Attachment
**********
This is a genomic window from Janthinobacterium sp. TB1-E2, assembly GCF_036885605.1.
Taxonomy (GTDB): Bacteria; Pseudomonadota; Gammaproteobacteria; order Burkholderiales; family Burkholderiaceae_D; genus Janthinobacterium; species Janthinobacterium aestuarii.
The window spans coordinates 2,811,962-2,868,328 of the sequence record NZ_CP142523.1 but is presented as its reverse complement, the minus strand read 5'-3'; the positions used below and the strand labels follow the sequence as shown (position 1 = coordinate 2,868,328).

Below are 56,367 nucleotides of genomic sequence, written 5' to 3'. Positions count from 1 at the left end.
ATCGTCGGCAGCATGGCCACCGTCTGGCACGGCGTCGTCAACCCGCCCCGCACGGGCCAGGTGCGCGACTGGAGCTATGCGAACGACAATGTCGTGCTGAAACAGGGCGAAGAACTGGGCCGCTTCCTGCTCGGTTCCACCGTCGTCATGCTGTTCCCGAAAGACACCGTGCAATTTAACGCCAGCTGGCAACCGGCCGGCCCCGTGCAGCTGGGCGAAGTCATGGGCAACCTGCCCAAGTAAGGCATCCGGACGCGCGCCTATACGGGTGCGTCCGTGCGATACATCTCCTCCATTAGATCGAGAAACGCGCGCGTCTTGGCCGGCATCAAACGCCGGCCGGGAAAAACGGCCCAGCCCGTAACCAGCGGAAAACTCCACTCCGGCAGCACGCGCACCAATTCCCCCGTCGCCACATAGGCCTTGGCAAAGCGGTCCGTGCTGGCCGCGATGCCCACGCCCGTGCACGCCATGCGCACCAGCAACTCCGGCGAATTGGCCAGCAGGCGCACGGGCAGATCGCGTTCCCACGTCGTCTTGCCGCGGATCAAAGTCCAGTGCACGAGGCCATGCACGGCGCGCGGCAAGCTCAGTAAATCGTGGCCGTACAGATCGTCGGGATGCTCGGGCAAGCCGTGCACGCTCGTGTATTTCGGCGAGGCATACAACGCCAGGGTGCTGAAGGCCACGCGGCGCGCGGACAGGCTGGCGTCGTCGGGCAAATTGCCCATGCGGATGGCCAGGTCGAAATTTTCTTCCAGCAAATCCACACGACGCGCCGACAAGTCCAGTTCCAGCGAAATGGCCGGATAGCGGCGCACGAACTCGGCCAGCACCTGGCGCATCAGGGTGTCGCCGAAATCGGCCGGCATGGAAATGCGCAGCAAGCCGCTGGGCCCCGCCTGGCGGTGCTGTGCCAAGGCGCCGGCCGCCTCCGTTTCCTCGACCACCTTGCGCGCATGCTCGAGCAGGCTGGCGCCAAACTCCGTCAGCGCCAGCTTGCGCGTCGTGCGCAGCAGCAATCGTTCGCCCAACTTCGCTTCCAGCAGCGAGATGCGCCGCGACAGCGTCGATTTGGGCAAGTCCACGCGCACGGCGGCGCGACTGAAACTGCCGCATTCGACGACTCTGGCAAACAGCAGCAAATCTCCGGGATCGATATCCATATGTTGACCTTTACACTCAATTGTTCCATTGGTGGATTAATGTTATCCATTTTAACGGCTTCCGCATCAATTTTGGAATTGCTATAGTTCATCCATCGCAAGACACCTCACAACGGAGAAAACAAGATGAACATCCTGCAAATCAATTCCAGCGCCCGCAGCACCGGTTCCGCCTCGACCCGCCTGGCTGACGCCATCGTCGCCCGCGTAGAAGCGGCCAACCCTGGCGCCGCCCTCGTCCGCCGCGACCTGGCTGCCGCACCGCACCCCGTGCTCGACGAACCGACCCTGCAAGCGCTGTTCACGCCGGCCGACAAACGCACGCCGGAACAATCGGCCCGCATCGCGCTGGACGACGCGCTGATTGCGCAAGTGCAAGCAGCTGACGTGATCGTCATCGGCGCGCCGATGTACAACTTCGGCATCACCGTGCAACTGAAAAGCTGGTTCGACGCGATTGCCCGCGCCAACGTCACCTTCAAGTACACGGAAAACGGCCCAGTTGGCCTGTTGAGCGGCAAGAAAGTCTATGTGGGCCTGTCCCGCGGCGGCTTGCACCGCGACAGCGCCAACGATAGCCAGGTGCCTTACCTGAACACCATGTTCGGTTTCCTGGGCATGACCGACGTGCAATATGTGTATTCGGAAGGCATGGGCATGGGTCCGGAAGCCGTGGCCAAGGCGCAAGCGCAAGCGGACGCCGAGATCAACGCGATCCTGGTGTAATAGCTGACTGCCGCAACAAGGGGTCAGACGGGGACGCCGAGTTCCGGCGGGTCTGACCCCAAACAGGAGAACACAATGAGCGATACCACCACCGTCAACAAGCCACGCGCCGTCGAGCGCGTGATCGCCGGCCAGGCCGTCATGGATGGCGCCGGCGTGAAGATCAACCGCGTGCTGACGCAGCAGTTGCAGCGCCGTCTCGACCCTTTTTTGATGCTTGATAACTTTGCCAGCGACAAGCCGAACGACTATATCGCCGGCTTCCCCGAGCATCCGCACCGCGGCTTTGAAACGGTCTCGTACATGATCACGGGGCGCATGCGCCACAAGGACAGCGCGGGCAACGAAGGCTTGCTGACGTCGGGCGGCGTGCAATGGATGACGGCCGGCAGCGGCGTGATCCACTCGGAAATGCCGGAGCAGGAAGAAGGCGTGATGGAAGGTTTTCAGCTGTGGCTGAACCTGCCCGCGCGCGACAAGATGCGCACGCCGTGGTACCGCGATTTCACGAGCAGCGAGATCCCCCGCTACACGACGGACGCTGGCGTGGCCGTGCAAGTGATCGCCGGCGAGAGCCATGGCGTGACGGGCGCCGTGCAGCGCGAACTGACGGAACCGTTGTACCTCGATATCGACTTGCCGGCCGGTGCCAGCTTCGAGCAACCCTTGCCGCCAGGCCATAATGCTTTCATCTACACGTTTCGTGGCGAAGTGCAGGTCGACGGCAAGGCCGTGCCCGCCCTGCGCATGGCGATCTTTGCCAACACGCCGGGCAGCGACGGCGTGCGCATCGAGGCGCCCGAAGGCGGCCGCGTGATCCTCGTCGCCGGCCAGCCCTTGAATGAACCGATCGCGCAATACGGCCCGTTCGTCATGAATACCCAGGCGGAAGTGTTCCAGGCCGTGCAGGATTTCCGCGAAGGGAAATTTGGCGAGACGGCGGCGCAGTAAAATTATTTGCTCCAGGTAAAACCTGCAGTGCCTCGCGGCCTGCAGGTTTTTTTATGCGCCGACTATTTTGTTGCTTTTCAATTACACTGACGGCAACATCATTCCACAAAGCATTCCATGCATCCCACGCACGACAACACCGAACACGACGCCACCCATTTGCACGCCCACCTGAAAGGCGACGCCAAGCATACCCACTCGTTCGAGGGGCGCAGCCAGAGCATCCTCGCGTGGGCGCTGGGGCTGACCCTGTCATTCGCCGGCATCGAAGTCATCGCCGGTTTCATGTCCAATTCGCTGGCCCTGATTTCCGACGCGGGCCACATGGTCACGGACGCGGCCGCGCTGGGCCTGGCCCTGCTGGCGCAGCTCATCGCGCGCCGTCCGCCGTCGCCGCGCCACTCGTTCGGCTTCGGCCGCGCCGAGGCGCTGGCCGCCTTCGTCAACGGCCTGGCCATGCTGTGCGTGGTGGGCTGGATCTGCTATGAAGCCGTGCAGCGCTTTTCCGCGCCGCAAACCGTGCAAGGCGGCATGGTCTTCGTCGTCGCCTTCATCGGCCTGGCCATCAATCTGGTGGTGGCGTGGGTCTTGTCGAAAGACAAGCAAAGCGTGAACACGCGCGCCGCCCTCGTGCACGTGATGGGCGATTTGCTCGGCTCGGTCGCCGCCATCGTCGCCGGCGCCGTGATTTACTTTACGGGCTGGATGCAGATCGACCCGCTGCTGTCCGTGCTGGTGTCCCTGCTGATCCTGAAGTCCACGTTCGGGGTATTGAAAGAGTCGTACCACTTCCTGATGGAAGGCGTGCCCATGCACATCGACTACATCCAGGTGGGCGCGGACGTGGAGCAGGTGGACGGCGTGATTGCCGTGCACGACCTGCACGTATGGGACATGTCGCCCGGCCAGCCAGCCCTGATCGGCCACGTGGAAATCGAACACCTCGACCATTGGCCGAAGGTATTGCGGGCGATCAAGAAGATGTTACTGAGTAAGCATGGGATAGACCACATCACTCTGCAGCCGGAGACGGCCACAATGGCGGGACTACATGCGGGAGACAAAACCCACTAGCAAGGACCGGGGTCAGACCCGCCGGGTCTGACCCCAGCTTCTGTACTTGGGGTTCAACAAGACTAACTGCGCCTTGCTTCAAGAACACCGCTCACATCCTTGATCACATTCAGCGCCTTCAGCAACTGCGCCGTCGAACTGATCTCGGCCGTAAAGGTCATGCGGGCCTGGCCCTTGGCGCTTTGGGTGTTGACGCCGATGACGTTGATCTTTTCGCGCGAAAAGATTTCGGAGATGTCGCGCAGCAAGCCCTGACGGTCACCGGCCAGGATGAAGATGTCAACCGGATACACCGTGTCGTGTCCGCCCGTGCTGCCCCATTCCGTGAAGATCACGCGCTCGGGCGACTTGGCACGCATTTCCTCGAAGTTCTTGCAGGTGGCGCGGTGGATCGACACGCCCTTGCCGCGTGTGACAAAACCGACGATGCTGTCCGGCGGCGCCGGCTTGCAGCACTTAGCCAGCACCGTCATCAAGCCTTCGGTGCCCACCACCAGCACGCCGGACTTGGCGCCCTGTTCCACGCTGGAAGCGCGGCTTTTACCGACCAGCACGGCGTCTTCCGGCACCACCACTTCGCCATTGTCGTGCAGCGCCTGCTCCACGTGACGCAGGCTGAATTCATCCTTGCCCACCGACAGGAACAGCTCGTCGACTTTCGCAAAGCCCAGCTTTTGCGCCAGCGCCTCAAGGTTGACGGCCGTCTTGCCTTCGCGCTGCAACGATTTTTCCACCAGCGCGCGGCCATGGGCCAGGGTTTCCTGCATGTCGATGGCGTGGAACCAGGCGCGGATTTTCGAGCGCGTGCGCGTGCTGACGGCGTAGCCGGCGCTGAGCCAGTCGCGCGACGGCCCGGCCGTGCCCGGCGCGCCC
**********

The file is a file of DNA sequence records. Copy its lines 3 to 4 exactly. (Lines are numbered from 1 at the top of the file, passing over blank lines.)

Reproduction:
The window spans coordinates 2,811,962-2,868,328 of the sequence record NZ_CP142523.1 but is presented as its reverse complement, the minus strand read 5'-3'; the positions used below and the strand labels follow the sequence as shown (position 1 = coordinate 2,868,328).

Below are 56,367 nucleotides of genomic sequence, written 5' to 3'. Positions count from 1 at the left end.